We went to sleep in California at about 9:30 pm. So we were sleeping in California TWO HOURS BEFORE our plane left New Zealand. Go get your mind to grasp that.
After the initial depression of leaving transitioned rapidly into the depression of “I wish this miserable, never ending travel day was over” – all I wanted was to be home. Unfortunately for us, we had one last adventure left in this trip, when our baggage return carousel at Newark airport decided to jam, stranding us with 2 out of 3 bags for over an hour while the feckless Virgin America employees tried to figure out how to get 10 suitcases out of the machine.
By the time we got home, I was thrilled. Ariel wasn’t too excited, but there’s something about coming home to your own bed, your own sofas, your own TV and clothes and dining room table and refrigerator and everything else that just feels good. While New Jersey is pretty freaking far from Bilbo and Frodo’s Shire (although in some ways it’s more similar than you might think), to us, it’s our home. And there is real comfort in being home.
As I got up this morning though, I had a very strange moment where I was highly confused about when and where I was exactly. After two weeks of never sitting still, never spending more than two nights (and usually only one) in the same bed, plus the incredible amount of time we spent in travel limbo, I’m in a strange place. Yet I’m also home. I’m back at my familiar desk in my familiar office. I drove my familiar car, with its familiar annoying noises, on the RIGHT side of the road (although now I’m struggling to remember that my LEFT hand is the turn signal hand), through the familiar New Jersey traffic to my familiar parking lot with its familiar lack of parking spaces. I went up the familiar elevator and said hello to my familiar receptionist.
This isn’t the first time I felt this way – in fact, this is always the way it feels the day after getting back from an extended trip away from home.
You see when you’re on the road (whether driving or taking public transport), there are certain routines you fall into. Every day you get up, pack up your stuff (don’t forget to check the bathroom and fridge twice in case you forgot something), arrange the cooler and BOOM you’re out there. When you get to wherever you’re staying for the night it’s a similar routine but in reverse. Unpack the cooler, freeze the ice packs, connect to wifi, put your stuff in the bathroom – but don’t spread out TOO much or you’ll waste time in the morning getting it all back together.
Then, after a bunch of plane rides and grueling travel you suddenly find yourself at home. No road routine. No new bed tonight. Just up and go to work like the last two weeks (or months or years in some cases) never even happened.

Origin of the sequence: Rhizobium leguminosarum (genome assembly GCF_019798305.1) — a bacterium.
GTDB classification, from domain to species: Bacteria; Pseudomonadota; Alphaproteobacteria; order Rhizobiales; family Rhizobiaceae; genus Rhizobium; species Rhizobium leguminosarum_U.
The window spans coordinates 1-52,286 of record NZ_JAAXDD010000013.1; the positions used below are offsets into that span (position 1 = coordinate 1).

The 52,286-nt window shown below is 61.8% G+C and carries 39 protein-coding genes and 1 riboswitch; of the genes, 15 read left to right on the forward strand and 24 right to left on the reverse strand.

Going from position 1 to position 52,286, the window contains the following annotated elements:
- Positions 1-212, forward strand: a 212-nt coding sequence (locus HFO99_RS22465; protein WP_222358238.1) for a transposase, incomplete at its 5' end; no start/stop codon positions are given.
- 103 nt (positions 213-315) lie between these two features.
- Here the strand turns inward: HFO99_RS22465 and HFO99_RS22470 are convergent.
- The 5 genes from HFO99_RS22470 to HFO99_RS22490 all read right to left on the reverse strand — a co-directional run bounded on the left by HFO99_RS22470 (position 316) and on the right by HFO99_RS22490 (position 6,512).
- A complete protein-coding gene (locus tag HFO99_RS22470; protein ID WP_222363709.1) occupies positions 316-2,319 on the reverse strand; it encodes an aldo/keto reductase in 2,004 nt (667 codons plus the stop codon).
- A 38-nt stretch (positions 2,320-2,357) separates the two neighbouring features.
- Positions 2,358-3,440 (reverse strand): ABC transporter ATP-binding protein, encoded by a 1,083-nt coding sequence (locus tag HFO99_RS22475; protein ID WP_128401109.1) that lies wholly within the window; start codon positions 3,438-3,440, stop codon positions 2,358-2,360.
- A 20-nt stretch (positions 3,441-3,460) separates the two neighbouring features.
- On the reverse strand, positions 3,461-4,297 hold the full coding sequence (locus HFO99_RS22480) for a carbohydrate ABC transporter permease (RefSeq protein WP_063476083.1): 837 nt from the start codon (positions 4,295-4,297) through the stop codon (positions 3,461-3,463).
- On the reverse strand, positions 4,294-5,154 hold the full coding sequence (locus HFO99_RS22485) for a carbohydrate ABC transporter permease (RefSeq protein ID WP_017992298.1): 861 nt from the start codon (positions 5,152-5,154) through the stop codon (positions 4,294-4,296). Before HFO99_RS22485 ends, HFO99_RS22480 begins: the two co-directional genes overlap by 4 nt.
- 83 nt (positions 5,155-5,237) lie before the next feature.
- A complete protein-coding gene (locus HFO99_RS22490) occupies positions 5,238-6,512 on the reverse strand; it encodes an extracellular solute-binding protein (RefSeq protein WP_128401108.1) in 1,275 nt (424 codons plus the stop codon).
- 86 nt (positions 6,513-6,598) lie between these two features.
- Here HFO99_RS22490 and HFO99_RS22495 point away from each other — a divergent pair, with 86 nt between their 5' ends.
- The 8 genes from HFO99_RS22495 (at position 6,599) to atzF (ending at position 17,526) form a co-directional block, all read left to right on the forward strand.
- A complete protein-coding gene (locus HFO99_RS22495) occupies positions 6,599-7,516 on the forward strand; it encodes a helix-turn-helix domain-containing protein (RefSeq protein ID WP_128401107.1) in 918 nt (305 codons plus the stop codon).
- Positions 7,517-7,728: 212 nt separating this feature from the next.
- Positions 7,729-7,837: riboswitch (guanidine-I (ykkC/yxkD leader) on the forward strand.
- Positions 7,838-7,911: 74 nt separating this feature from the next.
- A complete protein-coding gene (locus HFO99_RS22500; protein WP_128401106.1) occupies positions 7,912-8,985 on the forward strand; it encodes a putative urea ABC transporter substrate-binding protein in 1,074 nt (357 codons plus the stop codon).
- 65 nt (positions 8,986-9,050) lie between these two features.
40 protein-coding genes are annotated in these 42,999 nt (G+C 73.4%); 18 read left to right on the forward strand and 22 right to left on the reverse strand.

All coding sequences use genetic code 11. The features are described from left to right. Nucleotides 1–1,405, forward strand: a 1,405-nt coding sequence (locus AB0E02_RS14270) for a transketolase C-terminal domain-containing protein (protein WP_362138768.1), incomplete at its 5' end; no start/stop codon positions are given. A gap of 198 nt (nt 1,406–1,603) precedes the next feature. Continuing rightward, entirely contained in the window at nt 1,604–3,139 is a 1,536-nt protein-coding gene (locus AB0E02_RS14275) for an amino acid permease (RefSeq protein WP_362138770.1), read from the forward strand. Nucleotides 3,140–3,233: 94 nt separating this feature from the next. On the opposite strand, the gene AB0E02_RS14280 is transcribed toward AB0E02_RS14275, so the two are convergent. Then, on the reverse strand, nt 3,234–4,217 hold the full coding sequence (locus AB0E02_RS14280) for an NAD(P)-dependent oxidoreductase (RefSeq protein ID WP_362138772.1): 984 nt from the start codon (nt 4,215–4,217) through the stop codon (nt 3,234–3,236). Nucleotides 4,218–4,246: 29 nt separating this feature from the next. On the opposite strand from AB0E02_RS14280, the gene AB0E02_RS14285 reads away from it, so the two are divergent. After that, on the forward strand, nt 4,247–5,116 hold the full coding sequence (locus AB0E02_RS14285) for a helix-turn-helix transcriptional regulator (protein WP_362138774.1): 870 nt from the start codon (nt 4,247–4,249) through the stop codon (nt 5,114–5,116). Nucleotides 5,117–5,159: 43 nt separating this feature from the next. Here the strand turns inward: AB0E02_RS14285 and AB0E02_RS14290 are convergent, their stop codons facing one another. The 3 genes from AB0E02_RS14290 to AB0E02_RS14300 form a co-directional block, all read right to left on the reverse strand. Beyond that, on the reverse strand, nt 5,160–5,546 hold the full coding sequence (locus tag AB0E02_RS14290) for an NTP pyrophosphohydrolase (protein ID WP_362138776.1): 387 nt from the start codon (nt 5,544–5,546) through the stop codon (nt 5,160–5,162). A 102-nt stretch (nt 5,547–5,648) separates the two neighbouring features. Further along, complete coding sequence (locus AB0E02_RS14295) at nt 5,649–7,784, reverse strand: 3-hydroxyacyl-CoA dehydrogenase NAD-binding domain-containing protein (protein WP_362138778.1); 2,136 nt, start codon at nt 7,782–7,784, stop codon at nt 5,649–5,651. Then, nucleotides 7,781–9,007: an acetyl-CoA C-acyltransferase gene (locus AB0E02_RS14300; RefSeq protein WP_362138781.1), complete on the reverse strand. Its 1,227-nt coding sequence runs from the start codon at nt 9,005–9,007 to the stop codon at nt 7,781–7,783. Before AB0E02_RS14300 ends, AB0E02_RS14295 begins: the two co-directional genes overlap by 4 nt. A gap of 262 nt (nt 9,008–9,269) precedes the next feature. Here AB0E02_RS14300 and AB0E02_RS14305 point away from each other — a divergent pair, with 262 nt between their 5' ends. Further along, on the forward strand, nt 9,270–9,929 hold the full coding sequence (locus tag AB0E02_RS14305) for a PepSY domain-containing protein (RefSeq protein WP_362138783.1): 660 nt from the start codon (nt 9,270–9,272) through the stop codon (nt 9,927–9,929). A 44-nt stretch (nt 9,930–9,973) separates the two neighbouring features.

I also find air travel to be completely disorienting. You get into a tin box and magically, a few hours later you’re in a completely different place with different temperatures, different scenery, different times, different people speaking different languages. Plus the whole routine of checking in, going through security, wandering around in the nebulous zone between airport gates amongst other dazed travelers from all over the world, who themselves have no idea where they are really, is just so strange.
It creates such a break from everything that preceded it, that when it’s over, no matter where I am, it feels like that’s where I’ve always been. For two weeks in New Zealand, it seemed like my whole life in New Jersey was nothing but a dream. Now it seems like New Zealand was nothing but a dream.
But then I realize that my sand fly bites are itching. And that I haven’t shaved in days. And I think about where those bites came from or where it was that I shaved last or cut my nails…and suddenly it’s all very real again and I’m back in Milford Sound or Wellington or Lake Tekapo or Matamata and it just takes me right out of it.
This is how it always is. Because even when you come home – it’s the same home and the same life and the same people – it’s you that has changed. It’s the fundamental beauty of traveling to far off places and why it makes sense to spend lots money on limited experiences as opposed to permanent items. Because while the travel ends, a good trip really stays with you for the rest of your life in a way that no 4K TV or leather sofa ever can.
Our experiences on this trip will be frames of reference for future experiences that we otherwise never would have been able to compare. Even in New Zealand, with all of the wild scenery and radically different lifestyle than what I’m used to on a daily basis, I was drawing on past experiences in the Rocky Mountains or Patagonia or other places I’ve gone. It was these past experiences that better helped me to digest what I was seeing around me and have better prepared me to deal with out of the ordinary experiences even in my daily life.
That’s why getting out of your comfort zone is so important. Because while it may not always be pony-rides in May-sunshine, real travel is the time we are most ALIVE.